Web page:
Although we have gained a greater awareness of actions that make others uncomfortable and behavioral changes have occurred to improve respectful workplace relationships, unintended consequences have also resulted from attempts to stop harassment in the workplace:
  • Individuals often don’t want to report the incident for fear of embarrassment or retaliation.
  • Individuals have learned they can get a lot of people stirred up, create moments of media fame, and often profit financially by reporting false accusations of harassment.
  • Some organizations have adopted the view that "settlements" are a cost of doing business.
  • As our workplaces have grown with diversity, so have the number of ways harassment can occur; as a result, claims of harassment are on the rise.

So What’s Next?

I’m sad to share that a recent national study, to be released next week, conducted by the American Association of University Women finds that 50 percent of 7th to 12th grade students reported experiencing sexual harassment in the last school year! Eighty-seven percent of those who reported being harassed also reported negative effects such as absenteeism, poor sleep and illness. These students, harassed by other students who had more "informal" power at school, will soon be in our candidate pools. What does this growing trend in high schools across the country mean to the orientation, on-boarding, training, mentoring and performance programs in our organization?

We are exposed, if only for a nano-second of a sound bite, to the realities of workplace vulnerabilities when they impact business leaders, celebrities, athletes or schools and universities dealing with claims of hostile environments or sexual harassment. Often our tendencies are to bury our heads in the sand, not wanting to face what might be happening within our own cultures and sub-cultures. Perhaps the reemergence of harassment in the news should be viewed as a wake-up call to investigate what our organization is offering in the form of training, coaching, hotlines, etc.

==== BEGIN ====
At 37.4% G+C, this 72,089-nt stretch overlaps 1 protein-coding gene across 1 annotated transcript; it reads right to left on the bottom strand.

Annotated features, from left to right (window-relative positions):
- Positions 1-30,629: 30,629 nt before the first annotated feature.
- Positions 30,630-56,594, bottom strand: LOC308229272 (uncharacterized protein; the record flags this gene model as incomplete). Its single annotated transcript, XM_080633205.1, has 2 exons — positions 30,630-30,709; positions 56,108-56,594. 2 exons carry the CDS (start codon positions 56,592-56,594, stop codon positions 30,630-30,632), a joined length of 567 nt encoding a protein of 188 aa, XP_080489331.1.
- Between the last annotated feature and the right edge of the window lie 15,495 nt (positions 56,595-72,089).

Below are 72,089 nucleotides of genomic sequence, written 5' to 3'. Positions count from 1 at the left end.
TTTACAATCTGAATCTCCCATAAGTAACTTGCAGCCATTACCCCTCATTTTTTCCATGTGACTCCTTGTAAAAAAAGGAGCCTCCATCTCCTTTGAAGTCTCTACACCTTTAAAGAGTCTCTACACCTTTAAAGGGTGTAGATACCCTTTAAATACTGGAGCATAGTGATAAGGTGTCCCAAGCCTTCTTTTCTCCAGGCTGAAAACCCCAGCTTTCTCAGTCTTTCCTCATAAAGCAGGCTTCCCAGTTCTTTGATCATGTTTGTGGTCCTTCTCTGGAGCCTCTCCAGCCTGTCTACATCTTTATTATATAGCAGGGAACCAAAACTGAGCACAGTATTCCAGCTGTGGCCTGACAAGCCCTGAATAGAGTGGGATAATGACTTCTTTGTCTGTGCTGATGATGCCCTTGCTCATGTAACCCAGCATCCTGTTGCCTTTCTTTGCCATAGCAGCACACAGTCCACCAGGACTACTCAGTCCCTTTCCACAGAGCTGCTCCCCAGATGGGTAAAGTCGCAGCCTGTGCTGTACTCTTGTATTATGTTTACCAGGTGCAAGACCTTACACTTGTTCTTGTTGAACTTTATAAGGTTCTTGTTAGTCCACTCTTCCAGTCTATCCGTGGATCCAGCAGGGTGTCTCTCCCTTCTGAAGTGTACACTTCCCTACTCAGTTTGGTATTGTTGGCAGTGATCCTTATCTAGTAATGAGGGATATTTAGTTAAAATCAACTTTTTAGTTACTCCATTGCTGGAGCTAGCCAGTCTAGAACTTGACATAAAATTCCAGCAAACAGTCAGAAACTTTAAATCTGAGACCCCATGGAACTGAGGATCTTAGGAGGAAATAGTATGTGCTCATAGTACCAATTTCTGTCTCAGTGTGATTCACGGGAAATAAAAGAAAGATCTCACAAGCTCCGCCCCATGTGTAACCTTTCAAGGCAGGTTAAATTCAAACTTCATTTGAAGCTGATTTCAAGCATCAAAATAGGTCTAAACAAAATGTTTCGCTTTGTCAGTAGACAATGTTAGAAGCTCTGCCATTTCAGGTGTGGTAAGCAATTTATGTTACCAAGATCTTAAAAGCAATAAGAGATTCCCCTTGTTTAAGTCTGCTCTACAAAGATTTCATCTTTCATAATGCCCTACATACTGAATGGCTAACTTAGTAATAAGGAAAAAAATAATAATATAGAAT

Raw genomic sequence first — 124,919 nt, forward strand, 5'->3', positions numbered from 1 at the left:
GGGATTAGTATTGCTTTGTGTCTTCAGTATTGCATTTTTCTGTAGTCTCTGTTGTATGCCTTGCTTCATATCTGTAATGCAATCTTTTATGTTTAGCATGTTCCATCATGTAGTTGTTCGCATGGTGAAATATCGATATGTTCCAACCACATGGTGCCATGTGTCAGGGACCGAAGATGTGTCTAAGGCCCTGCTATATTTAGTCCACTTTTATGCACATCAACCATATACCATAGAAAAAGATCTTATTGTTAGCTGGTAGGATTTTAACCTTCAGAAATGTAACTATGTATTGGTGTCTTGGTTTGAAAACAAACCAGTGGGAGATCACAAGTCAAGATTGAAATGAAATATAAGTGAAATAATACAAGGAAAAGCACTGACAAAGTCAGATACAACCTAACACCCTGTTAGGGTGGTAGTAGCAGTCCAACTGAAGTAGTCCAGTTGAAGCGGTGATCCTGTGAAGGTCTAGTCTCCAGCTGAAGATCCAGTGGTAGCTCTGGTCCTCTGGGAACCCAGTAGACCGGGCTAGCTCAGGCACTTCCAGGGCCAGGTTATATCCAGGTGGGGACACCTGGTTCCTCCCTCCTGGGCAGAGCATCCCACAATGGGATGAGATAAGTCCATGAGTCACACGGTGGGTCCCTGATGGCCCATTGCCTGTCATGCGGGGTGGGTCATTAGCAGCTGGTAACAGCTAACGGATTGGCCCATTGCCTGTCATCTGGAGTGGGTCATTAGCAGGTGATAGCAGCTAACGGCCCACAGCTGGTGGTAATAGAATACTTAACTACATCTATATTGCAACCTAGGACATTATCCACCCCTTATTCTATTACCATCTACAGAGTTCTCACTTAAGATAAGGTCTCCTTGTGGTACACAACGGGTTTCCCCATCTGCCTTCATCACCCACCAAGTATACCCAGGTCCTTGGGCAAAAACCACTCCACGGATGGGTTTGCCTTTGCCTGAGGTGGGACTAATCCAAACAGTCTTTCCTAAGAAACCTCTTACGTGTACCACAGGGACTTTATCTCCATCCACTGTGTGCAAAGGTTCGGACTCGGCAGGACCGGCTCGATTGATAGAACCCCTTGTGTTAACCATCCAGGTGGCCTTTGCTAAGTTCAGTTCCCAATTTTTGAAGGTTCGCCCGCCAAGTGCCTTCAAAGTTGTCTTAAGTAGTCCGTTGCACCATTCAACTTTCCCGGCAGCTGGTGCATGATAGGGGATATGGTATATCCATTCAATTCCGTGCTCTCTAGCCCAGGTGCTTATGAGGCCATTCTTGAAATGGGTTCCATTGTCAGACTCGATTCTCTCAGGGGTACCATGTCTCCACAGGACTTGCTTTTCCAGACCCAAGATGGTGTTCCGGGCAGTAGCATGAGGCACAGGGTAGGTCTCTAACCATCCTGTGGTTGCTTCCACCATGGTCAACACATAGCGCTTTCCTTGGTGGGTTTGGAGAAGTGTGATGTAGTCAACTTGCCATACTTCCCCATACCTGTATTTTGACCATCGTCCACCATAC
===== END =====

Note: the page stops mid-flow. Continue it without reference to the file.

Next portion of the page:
Yes, people will be people, but every CEO is responsible for setting the tone for appropriate and respectful behaviors. Boards need to be holding the CEO’s responsible, and HR should be orchestrating training, surveys and coaching programs aimed not only at raising awareness but also at helping individuals unable to change behaviors on their own. Certainly offenders who do not improve their behaviors with colleagues should be fired; obviously they are not a match for the values and culture of the organization.

Today the courts are seeing more male-on-male harassment, but that doesn’t mean that women being harassed by males has been eliminated. Nor does it mean that hostile environments due to religion, age, race, color, disability, or national origin have been curtailed. Technology and the journey we have taken to a 24/7 environment also opens up opportunities for harassment in the form of text messages, social media postings, etc. (Don’t miss the Textual Harassment video on my whiteboard below). Some experts speculate that the true picture of harassment is being masked by the recession; people wanting to hold on to their jobs, regardless of the circumstances, are not reporting abuse.

I believe, especially with the conditions of a struggling economy, businesses should not take their eyes off the need to gear up and update zero-tolerance training programs. Harassment or bullying, as it’s called in the schools, is alive and well. Businesses need to be cultivating cultures of respect, engagement, and sustainability. Claims of harassment played out in the courts, newspapers, internet and around the water cooler can quickly call into question and destroy a strong and credible reputation. Strategies to ensure that inappropriate comments, behaviors and practices are not tolerated are an investment in the future.

It’s hard to believe that people don’t know how to respect the differences and values of each other, but statistics show us this problem continues. But you know what they say – if we keep doing the same thing, why should we expect a different outcome? So my question is:

If we haven’t achieved the level of success we were looking for with the training and awareness programs we’re currently utilizing, what other actions should we consider to eliminate harassment in our organizations? What’s your organization doing?

Please share your comments below.